Granulomatous gastritis has been described in both Old World and New World cichlids with several possible etiologies including Cryptobia
iubilans infestation and improper diet. However, an increasing number of reports suggest that protozoans are the primary etiologic agents. This report
summarizes one case involving a discus breeding operation in which juvenile discus were affected most dramatically.
A cichlid breeder experienced morbidity and mortality in his discus population over the course of several weeks. All life stages were
affected. More mature and larger fish experienced morbidity but minimal mortality. Breeder discus turned dark, had increased mucus production, and became
laterally recumbent for one or more weeks before recovering. Fish two months or older also were affected with limited mortality. However, two-to four-week-old
fish experienced high mortality, up to 70% or more.
Wet mounts and histological sections of affected juveniles revealed several gastrointestinal parasites. Minimal numbers of nematodes and
flagellated protozoans, presumably Spironucleus sp. or Hexamita sp. were noted in the intestine. Great numbers of another species of flagellated
protozoan were found in many of the stomachs examined as well as within the intestinal tract. The primary pathologic lesion seen was granulomatous gastritis, and
in some sections of submucosa, protozoans were seen within vacuolated cells, presumably macrophages. These gastric flagellates closely resembled, in both
appearance and associated pathology, Cryptobia iubilans, but electron microscopic verification is pending. Microbiologic culture of kidney and brain were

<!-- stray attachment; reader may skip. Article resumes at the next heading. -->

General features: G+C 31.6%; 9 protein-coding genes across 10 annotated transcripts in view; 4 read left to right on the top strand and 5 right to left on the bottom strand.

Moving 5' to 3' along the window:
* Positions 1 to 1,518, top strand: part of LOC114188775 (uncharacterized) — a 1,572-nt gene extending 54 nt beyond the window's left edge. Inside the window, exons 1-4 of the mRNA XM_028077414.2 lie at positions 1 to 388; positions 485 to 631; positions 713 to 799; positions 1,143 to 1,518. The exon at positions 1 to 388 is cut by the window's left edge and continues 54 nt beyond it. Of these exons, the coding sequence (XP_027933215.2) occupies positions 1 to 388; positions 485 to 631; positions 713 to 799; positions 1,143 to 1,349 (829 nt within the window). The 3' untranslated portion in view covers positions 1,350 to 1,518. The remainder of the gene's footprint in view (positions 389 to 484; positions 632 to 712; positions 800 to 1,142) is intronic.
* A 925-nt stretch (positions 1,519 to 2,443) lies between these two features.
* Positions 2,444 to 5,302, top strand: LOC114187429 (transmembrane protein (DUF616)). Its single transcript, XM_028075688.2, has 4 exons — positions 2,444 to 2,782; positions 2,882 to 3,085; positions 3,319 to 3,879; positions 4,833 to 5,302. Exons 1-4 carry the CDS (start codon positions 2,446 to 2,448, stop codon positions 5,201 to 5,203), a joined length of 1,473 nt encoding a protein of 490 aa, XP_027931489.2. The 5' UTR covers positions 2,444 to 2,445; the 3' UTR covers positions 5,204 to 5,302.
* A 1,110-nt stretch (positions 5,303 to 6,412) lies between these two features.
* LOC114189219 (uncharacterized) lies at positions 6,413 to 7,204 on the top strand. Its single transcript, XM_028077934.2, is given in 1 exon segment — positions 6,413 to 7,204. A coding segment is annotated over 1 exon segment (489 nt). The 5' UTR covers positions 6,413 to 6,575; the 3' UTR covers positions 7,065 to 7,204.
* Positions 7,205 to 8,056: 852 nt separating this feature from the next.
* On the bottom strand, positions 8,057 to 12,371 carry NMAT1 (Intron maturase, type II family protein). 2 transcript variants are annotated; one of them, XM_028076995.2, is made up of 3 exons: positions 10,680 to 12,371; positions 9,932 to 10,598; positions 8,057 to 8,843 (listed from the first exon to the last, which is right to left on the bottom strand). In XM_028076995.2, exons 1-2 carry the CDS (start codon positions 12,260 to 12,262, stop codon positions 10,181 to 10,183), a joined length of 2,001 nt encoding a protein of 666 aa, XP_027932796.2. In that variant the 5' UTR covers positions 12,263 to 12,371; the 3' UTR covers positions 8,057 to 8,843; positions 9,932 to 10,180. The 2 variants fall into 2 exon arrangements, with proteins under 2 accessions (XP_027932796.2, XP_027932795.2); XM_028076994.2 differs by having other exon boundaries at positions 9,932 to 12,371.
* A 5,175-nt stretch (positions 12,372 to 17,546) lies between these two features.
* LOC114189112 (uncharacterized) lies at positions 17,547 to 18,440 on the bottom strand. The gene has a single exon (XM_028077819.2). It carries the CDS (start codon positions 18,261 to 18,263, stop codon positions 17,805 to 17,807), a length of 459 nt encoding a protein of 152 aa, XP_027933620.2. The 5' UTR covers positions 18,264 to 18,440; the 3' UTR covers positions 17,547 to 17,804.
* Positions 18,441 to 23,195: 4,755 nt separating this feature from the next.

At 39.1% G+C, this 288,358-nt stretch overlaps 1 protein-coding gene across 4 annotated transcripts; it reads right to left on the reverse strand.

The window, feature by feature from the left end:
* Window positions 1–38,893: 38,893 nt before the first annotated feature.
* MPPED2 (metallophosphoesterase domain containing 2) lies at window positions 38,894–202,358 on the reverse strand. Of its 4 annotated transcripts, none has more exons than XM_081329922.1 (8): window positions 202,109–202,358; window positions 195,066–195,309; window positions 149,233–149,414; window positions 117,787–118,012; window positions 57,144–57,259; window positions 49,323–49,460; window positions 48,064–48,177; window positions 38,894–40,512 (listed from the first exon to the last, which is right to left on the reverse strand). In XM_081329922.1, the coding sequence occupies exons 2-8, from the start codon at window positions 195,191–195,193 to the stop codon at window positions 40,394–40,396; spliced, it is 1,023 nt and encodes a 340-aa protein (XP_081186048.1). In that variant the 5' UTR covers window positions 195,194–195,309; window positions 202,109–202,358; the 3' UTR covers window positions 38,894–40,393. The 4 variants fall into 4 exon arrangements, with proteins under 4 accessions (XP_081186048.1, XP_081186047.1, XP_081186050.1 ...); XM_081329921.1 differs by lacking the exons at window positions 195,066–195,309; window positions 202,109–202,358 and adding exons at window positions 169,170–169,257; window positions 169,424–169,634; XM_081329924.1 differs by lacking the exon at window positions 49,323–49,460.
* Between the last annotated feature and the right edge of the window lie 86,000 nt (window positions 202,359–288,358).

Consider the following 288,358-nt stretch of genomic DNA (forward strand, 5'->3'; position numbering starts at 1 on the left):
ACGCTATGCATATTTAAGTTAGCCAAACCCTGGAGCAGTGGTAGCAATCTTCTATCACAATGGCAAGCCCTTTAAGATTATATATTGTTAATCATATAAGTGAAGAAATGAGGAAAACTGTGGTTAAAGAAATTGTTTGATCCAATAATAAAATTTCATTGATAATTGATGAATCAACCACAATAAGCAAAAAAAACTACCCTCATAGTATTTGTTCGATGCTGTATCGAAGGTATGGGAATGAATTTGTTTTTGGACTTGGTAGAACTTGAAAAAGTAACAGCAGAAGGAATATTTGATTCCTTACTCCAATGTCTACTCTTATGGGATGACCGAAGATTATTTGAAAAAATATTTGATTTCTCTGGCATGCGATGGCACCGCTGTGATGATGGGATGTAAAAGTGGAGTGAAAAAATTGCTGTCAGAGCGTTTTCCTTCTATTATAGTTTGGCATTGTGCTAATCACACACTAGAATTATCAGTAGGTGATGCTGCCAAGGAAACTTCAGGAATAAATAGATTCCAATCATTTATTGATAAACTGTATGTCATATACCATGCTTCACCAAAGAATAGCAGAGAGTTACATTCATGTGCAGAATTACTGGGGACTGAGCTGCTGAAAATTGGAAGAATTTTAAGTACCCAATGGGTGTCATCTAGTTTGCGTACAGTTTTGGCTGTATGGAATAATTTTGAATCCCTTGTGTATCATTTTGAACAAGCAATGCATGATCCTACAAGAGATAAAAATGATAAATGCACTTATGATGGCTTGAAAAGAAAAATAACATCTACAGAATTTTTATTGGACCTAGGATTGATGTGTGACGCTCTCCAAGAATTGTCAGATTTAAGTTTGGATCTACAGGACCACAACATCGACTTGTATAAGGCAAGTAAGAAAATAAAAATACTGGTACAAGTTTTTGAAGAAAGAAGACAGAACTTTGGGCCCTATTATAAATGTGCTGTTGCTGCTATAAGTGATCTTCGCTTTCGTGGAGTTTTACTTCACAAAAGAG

negative. During the outbreak, several chemotherapeutants were attempted in both bath and oral treatments with limited success. At least two other cases of
presumptive Cryptobiosis have been seen in discus from different breeding operations throughout the United States. Attempts to culture the organisms in
vitro are ongoing, as are chemotherapeutic field trials.
1. Dykova I, J Lom. 1985. Histopathological changes due to infections with Cryptobia iubilans Nohynkova 1984, in two cichlid
fishes. Journal of Applied Ichthyology.
2. Francis-Floyd R, H Roese, R Klinger, R Yanong, V Blazer, 1998. Diagnosis and clinical management of granulomatous gastritis in
African cichlids. Proceedings of the International Association for Aquatic Animal Medicine. Pp. 130-131.
3. Greenwell MG, MJ Kinsel, RD Murnane, SL Poynton. 1998, An epizootic of Cryptobia in East African and Central American cichlids at
the Shedd Aquarium. Proceedings of the International Association for Aquatic Animal Medicine. Pp. 112-114.
4. Noga EJ. 1986. Diet-associated systemic granuloma in African cichlids. Journal of the American Veterinary Medical Association